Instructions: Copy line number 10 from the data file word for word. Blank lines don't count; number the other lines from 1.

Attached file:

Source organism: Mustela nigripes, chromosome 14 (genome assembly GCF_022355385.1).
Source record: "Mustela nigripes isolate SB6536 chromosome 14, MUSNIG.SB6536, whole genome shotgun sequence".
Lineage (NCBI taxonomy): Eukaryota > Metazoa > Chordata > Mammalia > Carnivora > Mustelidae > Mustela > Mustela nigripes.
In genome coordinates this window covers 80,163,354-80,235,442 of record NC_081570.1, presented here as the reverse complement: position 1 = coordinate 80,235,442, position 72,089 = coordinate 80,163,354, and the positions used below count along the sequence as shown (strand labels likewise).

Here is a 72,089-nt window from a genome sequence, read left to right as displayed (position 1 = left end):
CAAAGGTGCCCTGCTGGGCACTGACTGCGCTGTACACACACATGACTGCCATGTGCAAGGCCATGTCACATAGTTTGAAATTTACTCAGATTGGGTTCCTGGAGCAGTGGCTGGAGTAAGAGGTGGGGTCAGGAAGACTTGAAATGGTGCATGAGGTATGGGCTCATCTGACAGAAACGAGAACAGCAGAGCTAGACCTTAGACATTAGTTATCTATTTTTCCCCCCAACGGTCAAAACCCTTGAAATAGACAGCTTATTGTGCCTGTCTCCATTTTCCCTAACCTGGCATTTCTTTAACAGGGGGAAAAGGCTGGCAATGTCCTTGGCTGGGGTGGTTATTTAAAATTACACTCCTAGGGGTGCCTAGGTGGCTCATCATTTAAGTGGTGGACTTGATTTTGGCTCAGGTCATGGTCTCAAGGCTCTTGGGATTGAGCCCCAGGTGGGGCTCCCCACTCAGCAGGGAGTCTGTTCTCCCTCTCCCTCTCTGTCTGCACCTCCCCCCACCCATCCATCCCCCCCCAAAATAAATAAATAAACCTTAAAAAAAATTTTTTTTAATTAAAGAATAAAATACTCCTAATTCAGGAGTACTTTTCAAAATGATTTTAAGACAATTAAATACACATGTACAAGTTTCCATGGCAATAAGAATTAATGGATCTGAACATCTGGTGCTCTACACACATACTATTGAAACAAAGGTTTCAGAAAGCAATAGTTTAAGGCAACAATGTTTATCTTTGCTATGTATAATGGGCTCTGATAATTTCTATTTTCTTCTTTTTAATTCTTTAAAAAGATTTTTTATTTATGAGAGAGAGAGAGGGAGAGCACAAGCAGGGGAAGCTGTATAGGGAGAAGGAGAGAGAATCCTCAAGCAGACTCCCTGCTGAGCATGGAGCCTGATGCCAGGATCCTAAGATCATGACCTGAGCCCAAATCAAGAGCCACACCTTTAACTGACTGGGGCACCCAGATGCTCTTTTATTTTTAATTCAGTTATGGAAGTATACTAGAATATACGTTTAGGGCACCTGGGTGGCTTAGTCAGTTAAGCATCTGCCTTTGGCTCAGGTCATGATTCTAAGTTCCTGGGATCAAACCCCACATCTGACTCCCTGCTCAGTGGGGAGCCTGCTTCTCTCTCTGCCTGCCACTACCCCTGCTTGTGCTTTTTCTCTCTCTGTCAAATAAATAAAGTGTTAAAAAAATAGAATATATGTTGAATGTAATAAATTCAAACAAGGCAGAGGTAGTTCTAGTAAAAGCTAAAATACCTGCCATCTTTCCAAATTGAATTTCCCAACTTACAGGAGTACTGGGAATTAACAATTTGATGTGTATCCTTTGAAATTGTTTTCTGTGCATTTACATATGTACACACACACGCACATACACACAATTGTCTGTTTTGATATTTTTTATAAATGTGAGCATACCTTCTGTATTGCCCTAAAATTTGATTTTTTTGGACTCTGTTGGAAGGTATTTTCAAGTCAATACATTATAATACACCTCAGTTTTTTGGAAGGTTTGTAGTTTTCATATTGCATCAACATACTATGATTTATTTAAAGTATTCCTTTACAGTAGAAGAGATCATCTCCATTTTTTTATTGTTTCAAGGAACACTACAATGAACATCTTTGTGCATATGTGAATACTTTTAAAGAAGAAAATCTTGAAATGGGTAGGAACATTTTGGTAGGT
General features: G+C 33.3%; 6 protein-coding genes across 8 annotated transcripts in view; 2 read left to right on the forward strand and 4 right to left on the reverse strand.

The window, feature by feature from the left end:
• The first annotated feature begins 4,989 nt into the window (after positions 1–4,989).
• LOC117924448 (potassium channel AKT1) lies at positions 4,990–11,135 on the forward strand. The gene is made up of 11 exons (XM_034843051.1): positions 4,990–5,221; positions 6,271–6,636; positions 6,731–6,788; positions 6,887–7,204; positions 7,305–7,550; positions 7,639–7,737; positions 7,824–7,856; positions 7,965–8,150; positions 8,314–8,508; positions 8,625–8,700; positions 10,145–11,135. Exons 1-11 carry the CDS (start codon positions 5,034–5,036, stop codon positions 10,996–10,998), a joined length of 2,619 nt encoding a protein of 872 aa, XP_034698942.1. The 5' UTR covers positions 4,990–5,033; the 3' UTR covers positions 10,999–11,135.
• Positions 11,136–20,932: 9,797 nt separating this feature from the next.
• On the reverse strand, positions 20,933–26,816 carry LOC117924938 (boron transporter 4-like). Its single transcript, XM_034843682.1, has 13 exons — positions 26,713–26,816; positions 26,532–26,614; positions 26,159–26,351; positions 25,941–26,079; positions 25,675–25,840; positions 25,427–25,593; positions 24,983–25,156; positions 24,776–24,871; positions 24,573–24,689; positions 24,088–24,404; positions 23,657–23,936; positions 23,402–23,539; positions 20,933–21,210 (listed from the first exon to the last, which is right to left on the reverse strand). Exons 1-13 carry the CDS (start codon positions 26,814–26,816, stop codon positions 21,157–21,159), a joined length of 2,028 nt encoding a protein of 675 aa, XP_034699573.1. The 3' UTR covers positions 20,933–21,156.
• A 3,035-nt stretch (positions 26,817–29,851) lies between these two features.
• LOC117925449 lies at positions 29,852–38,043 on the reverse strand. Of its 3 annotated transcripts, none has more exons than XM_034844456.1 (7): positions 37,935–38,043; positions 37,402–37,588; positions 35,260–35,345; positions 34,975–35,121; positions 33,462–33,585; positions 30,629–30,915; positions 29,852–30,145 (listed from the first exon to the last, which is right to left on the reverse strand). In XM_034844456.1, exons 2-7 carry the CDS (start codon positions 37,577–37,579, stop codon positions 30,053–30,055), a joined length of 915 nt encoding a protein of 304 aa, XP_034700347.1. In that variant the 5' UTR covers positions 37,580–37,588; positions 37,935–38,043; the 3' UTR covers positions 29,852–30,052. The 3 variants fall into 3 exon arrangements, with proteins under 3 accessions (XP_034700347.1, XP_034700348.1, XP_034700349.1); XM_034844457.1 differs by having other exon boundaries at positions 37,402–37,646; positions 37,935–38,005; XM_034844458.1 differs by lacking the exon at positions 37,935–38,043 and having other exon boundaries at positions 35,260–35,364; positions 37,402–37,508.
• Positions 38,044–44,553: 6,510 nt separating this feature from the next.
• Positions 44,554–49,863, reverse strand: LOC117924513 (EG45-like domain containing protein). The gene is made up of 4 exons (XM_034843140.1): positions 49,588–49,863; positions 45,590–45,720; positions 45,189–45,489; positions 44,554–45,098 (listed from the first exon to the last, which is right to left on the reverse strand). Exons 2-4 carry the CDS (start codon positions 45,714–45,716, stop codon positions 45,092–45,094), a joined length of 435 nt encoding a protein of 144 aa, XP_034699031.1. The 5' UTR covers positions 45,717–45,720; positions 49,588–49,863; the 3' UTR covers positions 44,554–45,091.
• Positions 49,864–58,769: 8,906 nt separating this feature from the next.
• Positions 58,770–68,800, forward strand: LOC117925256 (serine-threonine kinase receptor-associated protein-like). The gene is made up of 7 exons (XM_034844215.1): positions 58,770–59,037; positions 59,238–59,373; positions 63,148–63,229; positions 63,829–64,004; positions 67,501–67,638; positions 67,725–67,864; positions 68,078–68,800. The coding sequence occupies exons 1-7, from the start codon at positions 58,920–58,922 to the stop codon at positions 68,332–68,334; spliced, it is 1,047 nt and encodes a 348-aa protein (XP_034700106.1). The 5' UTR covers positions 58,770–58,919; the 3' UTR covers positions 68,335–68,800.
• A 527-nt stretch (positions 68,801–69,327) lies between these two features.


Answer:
• LOC117924448 (potassium channel AKT1) lies at positions 4,990–11,135 on the forward strand. The gene is made up of 11 exons (XM_034843051.1): positions 4,990–5,221; positions 6,271–6,636; positions 6,731–6,788; positions 6,887–7,204; positions 7,305–7,550; positions 7,639–7,737; positions 7,824–7,856; positions 7,965–8,150; positions 8,314–8,508; positions 8,625–8,700; positions 10,145–11,135. Exons 1-11 carry the CDS (start codon positions 5,034–5,036, stop codon positions 10,996–10,998), a joined length of 2,619 nt encoding a protein of 872 aa, XP_034698942.1. The 5' UTR covers positions 4,990–5,033; the 3' UTR covers positions 10,999–11,135.